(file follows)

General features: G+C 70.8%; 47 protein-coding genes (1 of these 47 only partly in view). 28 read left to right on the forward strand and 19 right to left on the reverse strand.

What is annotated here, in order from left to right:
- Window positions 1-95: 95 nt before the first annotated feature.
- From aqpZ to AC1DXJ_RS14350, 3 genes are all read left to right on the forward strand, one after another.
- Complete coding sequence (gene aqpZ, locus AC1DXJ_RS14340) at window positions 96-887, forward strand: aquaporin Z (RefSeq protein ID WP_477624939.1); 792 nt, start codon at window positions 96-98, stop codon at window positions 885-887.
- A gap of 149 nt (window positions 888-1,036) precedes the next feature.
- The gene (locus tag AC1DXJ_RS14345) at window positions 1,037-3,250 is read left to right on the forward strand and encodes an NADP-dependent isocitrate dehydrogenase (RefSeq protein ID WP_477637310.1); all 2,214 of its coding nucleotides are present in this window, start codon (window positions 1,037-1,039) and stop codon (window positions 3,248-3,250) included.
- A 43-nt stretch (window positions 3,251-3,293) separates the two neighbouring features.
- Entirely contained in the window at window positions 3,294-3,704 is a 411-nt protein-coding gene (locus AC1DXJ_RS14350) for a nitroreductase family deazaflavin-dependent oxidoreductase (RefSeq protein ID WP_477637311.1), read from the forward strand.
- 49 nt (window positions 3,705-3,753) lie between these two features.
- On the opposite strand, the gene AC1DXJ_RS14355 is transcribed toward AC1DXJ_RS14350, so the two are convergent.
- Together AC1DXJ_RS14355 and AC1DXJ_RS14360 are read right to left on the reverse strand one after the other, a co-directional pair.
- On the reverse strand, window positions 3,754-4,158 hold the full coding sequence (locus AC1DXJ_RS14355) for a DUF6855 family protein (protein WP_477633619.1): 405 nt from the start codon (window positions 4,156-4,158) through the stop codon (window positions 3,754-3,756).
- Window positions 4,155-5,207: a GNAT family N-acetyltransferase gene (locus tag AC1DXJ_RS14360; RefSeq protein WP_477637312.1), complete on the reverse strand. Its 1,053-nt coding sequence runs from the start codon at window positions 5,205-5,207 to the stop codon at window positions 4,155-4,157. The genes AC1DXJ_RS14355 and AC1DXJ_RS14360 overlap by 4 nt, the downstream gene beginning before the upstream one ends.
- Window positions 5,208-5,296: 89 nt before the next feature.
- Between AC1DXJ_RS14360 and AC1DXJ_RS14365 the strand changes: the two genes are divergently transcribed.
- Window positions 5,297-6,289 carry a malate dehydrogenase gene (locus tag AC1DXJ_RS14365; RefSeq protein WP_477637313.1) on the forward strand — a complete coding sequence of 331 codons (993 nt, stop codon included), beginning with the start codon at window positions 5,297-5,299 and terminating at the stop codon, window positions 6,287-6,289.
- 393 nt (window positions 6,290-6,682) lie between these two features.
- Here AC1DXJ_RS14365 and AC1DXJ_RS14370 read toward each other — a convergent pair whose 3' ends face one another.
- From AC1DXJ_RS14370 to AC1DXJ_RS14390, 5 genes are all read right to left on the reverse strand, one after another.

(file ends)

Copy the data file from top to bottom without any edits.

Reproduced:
General features: G+C 70.8%; 47 protein-coding genes (1 of these 47 only partly in view). 28 read left to right on the forward strand and 19 right to left on the reverse strand.

What is annotated here, in order from left to right:
- Window positions 1-95: 95 nt before the first annotated feature.
- From aqpZ to AC1DXJ_RS14350, 3 genes are all read left to right on the forward strand, one after another.
- Complete coding sequence (gene aqpZ, locus AC1DXJ_RS14340) at window positions 96-887, forward strand: aquaporin Z (RefSeq protein ID WP_477624939.1); 792 nt, start codon at window positions 96-98, stop codon at window positions 885-887.
- A gap of 149 nt (window positions 888-1,036) precedes the next feature.
- The gene (locus tag AC1DXJ_RS14345) at window positions 1,037-3,250 is read left to right on the forward strand and encodes an NADP-dependent isocitrate dehydrogenase (RefSeq protein ID WP_477637310.1); all 2,214 of its coding nucleotides are present in this window, start codon (window positions 1,037-1,039) and stop codon (window positions 3,248-3,250) included.
- A 43-nt stretch (window positions 3,251-3,293) separates the two neighbouring features.
- Entirely contained in the window at window positions 3,294-3,704 is a 411-nt protein-coding gene (locus AC1DXJ_RS14350) for a nitroreductase family deazaflavin-dependent oxidoreductase (RefSeq protein ID WP_477637311.1), read from the forward strand.
- 49 nt (window positions 3,705-3,753) lie between these two features.
- On the opposite strand, the gene AC1DXJ_RS14355 is transcribed toward AC1DXJ_RS14350, so the two are convergent.
- Together AC1DXJ_RS14355 and AC1DXJ_RS14360 are read right to left on the reverse strand one after the other, a co-directional pair.
- On the reverse strand, window positions 3,754-4,158 hold the full coding sequence (locus AC1DXJ_RS14355) for a DUF6855 family protein (protein WP_477633619.1): 405 nt from the start codon (window positions 4,156-4,158) through the stop codon (window positions 3,754-3,756).
- Window positions 4,155-5,207: a GNAT family N-acetyltransferase gene (locus tag AC1DXJ_RS14360; RefSeq protein WP_477637312.1), complete on the reverse strand. Its 1,053-nt coding sequence runs from the start codon at window positions 5,205-5,207 to the stop codon at window positions 4,155-4,157. The genes AC1DXJ_RS14355 and AC1DXJ_RS14360 overlap by 4 nt, the downstream gene beginning before the upstream one ends.
- Window positions 5,208-5,296: 89 nt before the next feature.
- Between AC1DXJ_RS14360 and AC1DXJ_RS14365 the strand changes: the two genes are divergently transcribed.
- Window positions 5,297-6,289 carry a malate dehydrogenase gene (locus tag AC1DXJ_RS14365; RefSeq protein WP_477637313.1) on the forward strand — a complete coding sequence of 331 codons (993 nt, stop codon included), beginning with the start codon at window positions 5,297-5,299 and terminating at the stop codon, window positions 6,287-6,289.
- 393 nt (window positions 6,290-6,682) lie between these two features.
- Here AC1DXJ_RS14365 and AC1DXJ_RS14370 read toward each other — a convergent pair whose 3' ends face one another.
- From AC1DXJ_RS14370 to AC1DXJ_RS14390, 5 genes are all read right to left on the reverse strand, one after another.